This is not meant to be a beating, but rather a tool to give you some help in reading and understanding God’s word. If you miss a day, and can “catch up: by doubling up, then sweet. If you can’t read on certain days, adjust the schedule to fit your life. I think you will find the schedule pretty easy to maintain if you keep just a bit of discipline.
With that said…………….
This week’s reading:
May 7: 1 Kings 13 – 15
May 8: 1 Kings 16 – 18
May 9: 1 Kings 19 – 22
May 10: 2 Kings 1 – 2
May 11: 2 Kings 3 – 5
May 12: 2 Kings 6 – 8
May 13: 2 Kings 9 – 11
May 14: 2 Kings 12 – 14
Summary: (Note: )
April 30: 2 Samuel 16 – 18
2 Samuel 16 – 18 recount: the fleeing of Jerusalem by David, the sin of Absalom as he rules in place of his father, the defeat and death of Absalom.
May 1: 2 Samuel 19 – 21
2 Samuel 19 deals with David reclaiming his throne and dealing with the fallout of the rebellion. (Note: David’s failure with his family is seen in his remorse and lack of joy at victory during the “civil war”. Everyone has blind spots, this is David’s.)
2 Samuel 20 is another revolt against David by Sheba that is quickly dismissed. (Note: Further bloodshed by Joab is also seen here. David is not always surrounded by the best of people.)
2 Samuel 21 is a sad affair where a promise made by Joshua is broken and retribution is demanded. (Note: God does not forget, and deals with his people. A sin committed by Saul, in violation of a covenant made by Joshua, is put upon the nation ruled by David until atonement is made. This is a vile story, but shows the consequences of sin are legion.)
May 2: 2 Samuel 22 – 24
2 Samuel 22 & 23 are songs of praise of David and a counting of his officials.
2 Samuel 24 shows: the sin of David, his repentance, the forgiveness of God.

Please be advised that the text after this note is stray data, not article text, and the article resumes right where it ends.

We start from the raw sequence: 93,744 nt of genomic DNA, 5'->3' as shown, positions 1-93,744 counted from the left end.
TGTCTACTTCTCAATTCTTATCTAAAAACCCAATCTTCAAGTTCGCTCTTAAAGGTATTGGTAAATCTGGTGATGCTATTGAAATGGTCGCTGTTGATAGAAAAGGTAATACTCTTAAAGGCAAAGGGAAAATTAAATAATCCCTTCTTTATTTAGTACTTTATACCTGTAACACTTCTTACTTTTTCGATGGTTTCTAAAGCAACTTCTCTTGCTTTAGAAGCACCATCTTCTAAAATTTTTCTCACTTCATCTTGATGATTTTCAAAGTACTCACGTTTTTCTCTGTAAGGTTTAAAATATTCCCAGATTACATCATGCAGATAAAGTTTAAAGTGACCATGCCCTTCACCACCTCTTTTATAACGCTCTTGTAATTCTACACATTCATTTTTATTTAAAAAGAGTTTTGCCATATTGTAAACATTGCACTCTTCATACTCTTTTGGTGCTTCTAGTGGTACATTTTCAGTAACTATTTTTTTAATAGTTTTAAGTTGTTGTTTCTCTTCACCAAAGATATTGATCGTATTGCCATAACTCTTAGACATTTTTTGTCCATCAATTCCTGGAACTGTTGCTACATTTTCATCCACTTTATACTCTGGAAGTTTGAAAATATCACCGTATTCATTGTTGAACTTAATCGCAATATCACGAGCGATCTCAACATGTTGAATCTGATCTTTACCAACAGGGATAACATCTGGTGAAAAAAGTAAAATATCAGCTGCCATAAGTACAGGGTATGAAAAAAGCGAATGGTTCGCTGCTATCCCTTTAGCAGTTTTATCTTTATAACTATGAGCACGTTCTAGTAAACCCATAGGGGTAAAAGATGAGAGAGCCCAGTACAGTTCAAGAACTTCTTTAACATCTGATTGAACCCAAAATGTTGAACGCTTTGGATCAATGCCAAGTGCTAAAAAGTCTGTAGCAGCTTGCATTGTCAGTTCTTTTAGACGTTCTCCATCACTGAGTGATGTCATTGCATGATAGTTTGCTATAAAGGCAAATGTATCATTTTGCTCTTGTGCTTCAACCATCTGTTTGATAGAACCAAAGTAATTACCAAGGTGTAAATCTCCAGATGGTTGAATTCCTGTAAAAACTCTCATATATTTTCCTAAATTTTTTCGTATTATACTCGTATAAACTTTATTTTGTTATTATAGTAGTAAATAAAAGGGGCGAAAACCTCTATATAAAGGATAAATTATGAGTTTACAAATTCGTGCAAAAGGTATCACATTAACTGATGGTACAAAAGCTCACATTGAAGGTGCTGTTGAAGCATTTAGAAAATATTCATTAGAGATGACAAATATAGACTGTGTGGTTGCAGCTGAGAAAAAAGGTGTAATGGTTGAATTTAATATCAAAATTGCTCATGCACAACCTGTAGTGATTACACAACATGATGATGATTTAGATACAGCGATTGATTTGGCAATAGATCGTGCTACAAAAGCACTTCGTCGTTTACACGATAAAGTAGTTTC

May 3: 1 Kings 1 – 3
1 Kings 1 – 3 deal with: the ascension of Solomon to the throne (including all the intrigue that accompanies such a move), Solomon’s consolidation of power, and God’s blessing upon the reign of Solomon. (Note: Solomon is the son of Bathsheba. Like Rahab, Ruth, and Tamar; unusual family circumstances are used of God in constructing the family line of the Messiah (Jesus). This is not a surprise as Jesus takes all our infirmities, including weird family history.)
May 4: 1 Kings 4 – 6
1 Kings 4 recounts Solomon’s officials & wealth. (Note: Remember these blessings as Solomon’s reign continues along.)
1 Kings 5 shows political alliance with other kings.
1 Kings 6 begins the Temple construction.
May 5: 1 Kings 7 – 9
1 Kings 7 describes Solomon’s palace and the Temple work being done.
1 Kings 8 the Ark is brought into the Temple and Solomon prays and dedicates the work. (Note: God is dwelling with His people and they are praising Him. Notice still the connection to Moses & Deuteronomy as Solomon calls upon God to remember to be merciful when Israel sins and repents.)
1 Kings 9 completes the Temple as God addresses the people before recounting the payment to Hiram for supplying material for the Temple & palace.
May 6: 1 Kings 10 – 12
1 Kings 10 is the famed account of Sheba, a queen, who visits Jerusalem. (Note: The blessings of God on Israel and her king are a result of their faithfulness to Him. This is the means by which they testify to the world and you see that in the queen praising God for Solomon and his wealth.)
1 Kings 11 shows the sin of Solomon as his wealth and prestige turn him away from the worship of God before his death is recorded. (Note: Solomon doesn’t make it 15 chapters; this is why God commanded Joshua and the armies to wipe out everything in Canaan: the people would be a snare. Solomon’s intermarriages are political alliances; a trusting of the world and her systems instead of God and His provision. The drift into sin is total in nature.)
1 Kings 12 splits the kingdom of Israel as Rehoboam continues his father’s pride and sin. (Note: Now the northern Israel & the southern Judah are two idolatrous kingdoms.)